best to make that happen. We are asking that if you don't think you can
remember every note I am about to mention. Then please use the note pad
feature in your cell phones to make a checklist of what to do the second ya
climb into any stand.

1.) Take a good look around to note each available shooting lane is a really
important thing to do immediately.  
"Take note of Each and Every
Little Branch that Will Disappear as the light fades"
. I cant tell
you how many times I have arrived to be told by the hunter "I don't know what
happen..... It was at last light but the shot was wide open". Then, I ask where
the deer was standing.....I go stand in the spot where the hunter told me the
deer was standing. I then shine the flashlight back towards the stand to see
that the hunter shot through a bunch of brush/branches. So Please Take note
to the things that will disappear as the days hunt disappears into the darkness.
2.) Speaking of Darkness. "Don't be taking shots in extreme
low light conditions AM or PM!! and/or after hunting
hours end"
. Trust me....as it always hasn't nor does It nor will it end with
good results. Legal hunting hours here in Illinois begin 1/2 before sunrise and
will End at exactly 1/2 hour after sunset. So for the guys that hunt dark to
dark....that doesn't mean its ok to shoot in the dark.
3.) I need you to set yourself some personal limitations as to where you KNOW
that you can 100% make a nice quick clean ethical killing shot. And I need you
to range each shooting lane to its maximum so you are aware of the distances
available.
4.) I would like for you to pack a field tip on at least one of your arrows. This is
so that you can climb into your stand......range a spot (a leaf or something) and
take a shot at it with your field tip. This will allow you to first know that your
bow is on and that YOU are on. Plus it also loosens up your ole tense muscles
for shooting out of a stand set up that you haven't yet familiarized yourself
with. Meaning...you are comfortable shooting off of your deck at home or the
stand in your back yard. But...you are now in a strange stand in a strange
place. So take a shot an familiarize yourself with the situation.          
5.) RELAX!!! I know this can be an instant high adrenaline sport. So when the
time come that a buck enters your visual area. Take one quick look at the rack
and don't look back. We don't care about scores here. We care about good
clean kills. So if you see a buck you want to harvest just instantly focus on the
spot in the ribs where you want the arrow to go. We will worry about how many
points it has when we recover it, lol.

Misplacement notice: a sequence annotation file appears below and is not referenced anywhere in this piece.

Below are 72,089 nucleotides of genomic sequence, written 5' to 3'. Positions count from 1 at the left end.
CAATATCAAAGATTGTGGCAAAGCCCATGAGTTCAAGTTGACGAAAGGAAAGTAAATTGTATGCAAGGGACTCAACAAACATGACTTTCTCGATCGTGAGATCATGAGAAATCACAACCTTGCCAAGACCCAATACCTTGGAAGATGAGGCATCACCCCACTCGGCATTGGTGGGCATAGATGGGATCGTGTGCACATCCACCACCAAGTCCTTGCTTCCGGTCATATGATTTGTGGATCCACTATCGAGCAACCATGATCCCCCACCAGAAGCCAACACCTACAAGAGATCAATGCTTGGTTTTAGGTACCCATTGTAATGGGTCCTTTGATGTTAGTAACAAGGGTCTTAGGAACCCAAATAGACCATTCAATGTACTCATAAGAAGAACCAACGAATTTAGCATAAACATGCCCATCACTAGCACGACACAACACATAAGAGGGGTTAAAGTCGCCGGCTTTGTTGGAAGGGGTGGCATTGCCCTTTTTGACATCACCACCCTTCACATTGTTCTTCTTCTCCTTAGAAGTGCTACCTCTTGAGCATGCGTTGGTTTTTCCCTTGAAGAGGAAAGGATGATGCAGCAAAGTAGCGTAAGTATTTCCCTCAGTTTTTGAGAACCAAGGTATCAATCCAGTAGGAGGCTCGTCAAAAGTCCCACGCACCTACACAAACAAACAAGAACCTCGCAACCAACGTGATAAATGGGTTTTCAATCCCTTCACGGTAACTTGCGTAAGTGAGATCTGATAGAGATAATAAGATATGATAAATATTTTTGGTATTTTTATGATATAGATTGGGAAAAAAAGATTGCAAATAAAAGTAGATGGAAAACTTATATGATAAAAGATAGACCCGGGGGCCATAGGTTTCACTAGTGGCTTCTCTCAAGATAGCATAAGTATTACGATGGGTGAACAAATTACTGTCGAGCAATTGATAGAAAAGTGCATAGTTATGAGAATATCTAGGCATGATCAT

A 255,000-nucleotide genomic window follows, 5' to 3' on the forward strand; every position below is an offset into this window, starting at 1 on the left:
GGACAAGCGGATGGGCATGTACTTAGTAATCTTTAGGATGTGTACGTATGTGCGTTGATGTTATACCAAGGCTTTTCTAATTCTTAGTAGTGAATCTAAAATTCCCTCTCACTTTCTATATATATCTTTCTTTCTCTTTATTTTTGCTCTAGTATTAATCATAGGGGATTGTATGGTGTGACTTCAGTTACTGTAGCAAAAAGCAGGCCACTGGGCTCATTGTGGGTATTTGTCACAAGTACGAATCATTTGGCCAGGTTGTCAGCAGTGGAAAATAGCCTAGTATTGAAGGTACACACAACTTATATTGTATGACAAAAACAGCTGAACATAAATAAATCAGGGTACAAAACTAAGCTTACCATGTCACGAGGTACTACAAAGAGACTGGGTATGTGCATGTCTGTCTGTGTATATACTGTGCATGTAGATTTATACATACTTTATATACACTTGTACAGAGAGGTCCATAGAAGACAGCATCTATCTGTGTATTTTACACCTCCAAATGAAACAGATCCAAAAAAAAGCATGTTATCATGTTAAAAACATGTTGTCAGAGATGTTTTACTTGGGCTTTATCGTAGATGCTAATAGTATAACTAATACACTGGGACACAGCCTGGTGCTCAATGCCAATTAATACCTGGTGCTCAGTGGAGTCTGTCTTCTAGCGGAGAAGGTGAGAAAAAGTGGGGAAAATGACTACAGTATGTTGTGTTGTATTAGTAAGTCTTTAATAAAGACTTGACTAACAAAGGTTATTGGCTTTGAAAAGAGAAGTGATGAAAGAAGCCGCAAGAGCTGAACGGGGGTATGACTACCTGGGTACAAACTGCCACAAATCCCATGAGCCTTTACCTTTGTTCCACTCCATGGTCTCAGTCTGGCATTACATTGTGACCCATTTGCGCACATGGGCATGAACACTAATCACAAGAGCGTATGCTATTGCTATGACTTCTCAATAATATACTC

6.) Ethical shots only please?? I don't give two shits about what ya seen on
YouTube or Facebook. Please don't be purposely taking shots at deer facing
you and/or that are hard quartering to you. Don't be shooting deer thru the
shoulders nor shooting through any brush nor taking ridiculous shots at like
60, 70 n 80 yards.

So Bow Hunters please remember that as your guide that cares about your
success and your experience while hunting with us both here in Illinois and
back in your home states. I simply request the following:
1.) That
your broadheads be a Sharp & Properly Tuned One
2.) That your broadheads be shot from a Properly Tuned Bow.
3.) That you make every attempt to make sure that your broad
head leaves your bow as an ethically well placed shot
R.ight I.nto the B.est S.pot.
4.)That the only Shots Taken are at an angle Being of complete
Broadside or Quartering Away Angles.
5.) That ALL shots are only Taken in Ethical Situations/Conditions
6.) That ALL shots are only Taken at an Ethical Distance.
       "PREPARING FOR THE SHOT"
Because we have a personal love for the whitetail that
goes way beyond or being whitetail guides and/or our
desires to be a deer hunter. We have also possess a
great compassion for the presence & future existence
of whitetail deer. While knowing that bad things
can/will happen in the woods. We as hunters will
eventually experience situations that are not intended
to have happened. Therefore we feel it's our full
responsibility as your guide to prepare hunters the
best we can for each & every possible situation that
may arise. As well it's a responsibility for every hunter
to always do their best to quickly & ethically harvest
each animal. So please humble yourselves enough to
take some time to read through this information for
refreshing and/or maybe even learning something new.